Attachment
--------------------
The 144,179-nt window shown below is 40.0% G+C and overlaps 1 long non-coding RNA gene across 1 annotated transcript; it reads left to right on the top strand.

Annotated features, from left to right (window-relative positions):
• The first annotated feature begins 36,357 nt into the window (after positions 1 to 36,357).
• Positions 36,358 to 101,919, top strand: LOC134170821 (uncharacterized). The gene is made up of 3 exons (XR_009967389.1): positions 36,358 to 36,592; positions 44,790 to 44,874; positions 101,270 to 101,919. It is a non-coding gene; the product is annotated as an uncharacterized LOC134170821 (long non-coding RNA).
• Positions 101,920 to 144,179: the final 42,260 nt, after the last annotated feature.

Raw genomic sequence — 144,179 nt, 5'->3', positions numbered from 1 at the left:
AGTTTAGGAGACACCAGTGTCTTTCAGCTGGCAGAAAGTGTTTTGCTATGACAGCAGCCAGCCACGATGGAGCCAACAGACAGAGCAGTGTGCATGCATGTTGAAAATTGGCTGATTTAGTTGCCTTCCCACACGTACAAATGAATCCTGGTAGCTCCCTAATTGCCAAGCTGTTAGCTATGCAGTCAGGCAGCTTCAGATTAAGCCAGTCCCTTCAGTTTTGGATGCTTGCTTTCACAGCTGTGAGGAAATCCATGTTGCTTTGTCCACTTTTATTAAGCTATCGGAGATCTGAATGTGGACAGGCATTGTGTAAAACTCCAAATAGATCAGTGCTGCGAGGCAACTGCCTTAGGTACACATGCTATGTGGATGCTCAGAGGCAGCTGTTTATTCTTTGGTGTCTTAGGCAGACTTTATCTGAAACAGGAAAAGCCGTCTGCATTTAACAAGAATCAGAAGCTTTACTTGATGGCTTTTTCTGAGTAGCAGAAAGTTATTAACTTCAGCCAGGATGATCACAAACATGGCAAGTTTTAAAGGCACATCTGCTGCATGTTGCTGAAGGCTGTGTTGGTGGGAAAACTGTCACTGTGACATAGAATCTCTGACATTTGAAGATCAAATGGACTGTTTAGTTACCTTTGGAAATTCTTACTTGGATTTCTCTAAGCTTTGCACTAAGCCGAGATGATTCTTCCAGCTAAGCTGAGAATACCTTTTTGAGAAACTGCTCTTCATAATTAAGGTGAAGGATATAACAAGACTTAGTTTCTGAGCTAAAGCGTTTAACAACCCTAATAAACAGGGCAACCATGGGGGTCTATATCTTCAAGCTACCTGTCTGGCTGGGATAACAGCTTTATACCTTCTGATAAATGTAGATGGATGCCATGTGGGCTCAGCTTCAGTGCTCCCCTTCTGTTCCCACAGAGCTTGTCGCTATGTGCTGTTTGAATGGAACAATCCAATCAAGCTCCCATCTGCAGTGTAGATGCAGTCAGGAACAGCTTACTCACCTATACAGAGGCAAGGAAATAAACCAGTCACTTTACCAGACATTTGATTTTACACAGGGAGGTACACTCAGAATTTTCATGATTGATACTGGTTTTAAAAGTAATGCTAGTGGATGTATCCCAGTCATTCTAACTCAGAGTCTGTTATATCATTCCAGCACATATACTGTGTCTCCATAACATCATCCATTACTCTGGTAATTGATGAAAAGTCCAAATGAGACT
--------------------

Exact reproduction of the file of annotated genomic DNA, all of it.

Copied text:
The 144,179-nt window shown below is 40.0% G+C and overlaps 1 long non-coding RNA gene across 1 annotated transcript; it reads left to right on the top strand.

Annotated features, from left to right (window-relative positions):
• The first annotated feature begins 36,357 nt into the window (after positions 1 to 36,357).
• Positions 36,358 to 101,919, top strand: LOC134170821 (uncharacterized). The gene is made up of 3 exons (XR_009967389.1): positions 36,358 to 36,592; positions 44,790 to 44,874; positions 101,270 to 101,919. It is a non-coding gene; the product is annotated as an uncharacterized LOC134170821 (long non-coding RNA).
• Positions 101,920 to 144,179: the final 42,260 nt, after the last annotated feature.

Raw genomic sequence — 144,179 nt, 5'->3', positions numbered from 1 at the left:
AGTTTAGGAGACACCAGTGTCTTTCAGCTGGCAGAAAGTGTTTTGCTATGACAGCAGCCAGCCACGATGGAGCCAACAGACAGAGCAGTGTGCATGCATGTTGAAAATTGGCTGATTTAGTTGCCTTCCCACACGTACAAATGAATCCTGGTAGCTCCCTAATTGCCAAGCTGTTAGCTATGCAGTCAGGCAGCTTCAGATTAAGCCAGTCCCTTCAGTTTTGGATGCTTGCTTTCACAGCTGTGAGGAAATCCATGTTGCTTTGTCCACTTTTATTAAGCTATCGGAGATCTGAATGTGGACAGGCATTGTGTAAAACTCCAAATAGATCAGTGCTGCGAGGCAACTGCCTTAGGTACACATGCTATGTGGATGCTCAGAGGCAGCTGTTTATTCTTTGGTGTCTTAGGCAGACTTTATCTGAAACAGGAAAAGCCGTCTGCATTTAACAAGAATCAGAAGCTTTACTTGATGGCTTTTTCTGAGTAGCAGAAAGTTATTAACTTCAGCCAGGATGATCACAAACATGGCAAGTTTTAAAGGCACATCTGCTGCATGTTGCTGAAGGCTGTGTTGGTGGGAAAACTGTCACTGTGACATAGAATCTCTGACATTTGAAGATCAAATGGACTGTTTAGTTACCTTTGGAAATTCTTACTTGGATTTCTCTAAGCTTTGCACTAAGCCGAGATGATTCTTCCAGCTAAGCTGAGAATACCTTTTTGAGAAACTGCTCTTCATAATTAAGGTGAAGGATATAACAAGACTTAGTTTCTGAGCTAAAGCGTTTAACAACCCTAATAAACAGGGCAACCATGGGGGTCTATATCTTCAAGCTACCTGTCTGGCTGGGATAACAGCTTTATACCTTCTGATAAATGTAGATGGATGCCATGTGGGCTCAGCTTCAGTGCTCCCCTTCTGTTCCCACAGAGCTTGTCGCTATGTGCTGTTTGAATGGAACAATCCAATCAAGCTCCCATCTGCAGTGTAGATGCAGTCAGGAACAGCTTACTCACCTATACAGAGGCAAGGAAATAAACCAGTCACTTTACCAGACATTTGATTTTACACAGGGAGGTACACTCAGAATTTTCATGATTGATACTGGTTTTAAAAGTAATGCTAGTGGATGTATCCCAGTCATTCTAACTCAGAGTCTGTTATATCATTCCAGCACATATACTGTGTCTCCATAACATCATCCATTACTCTGGTAATTGATGAAAAGTCCAAATGAGACT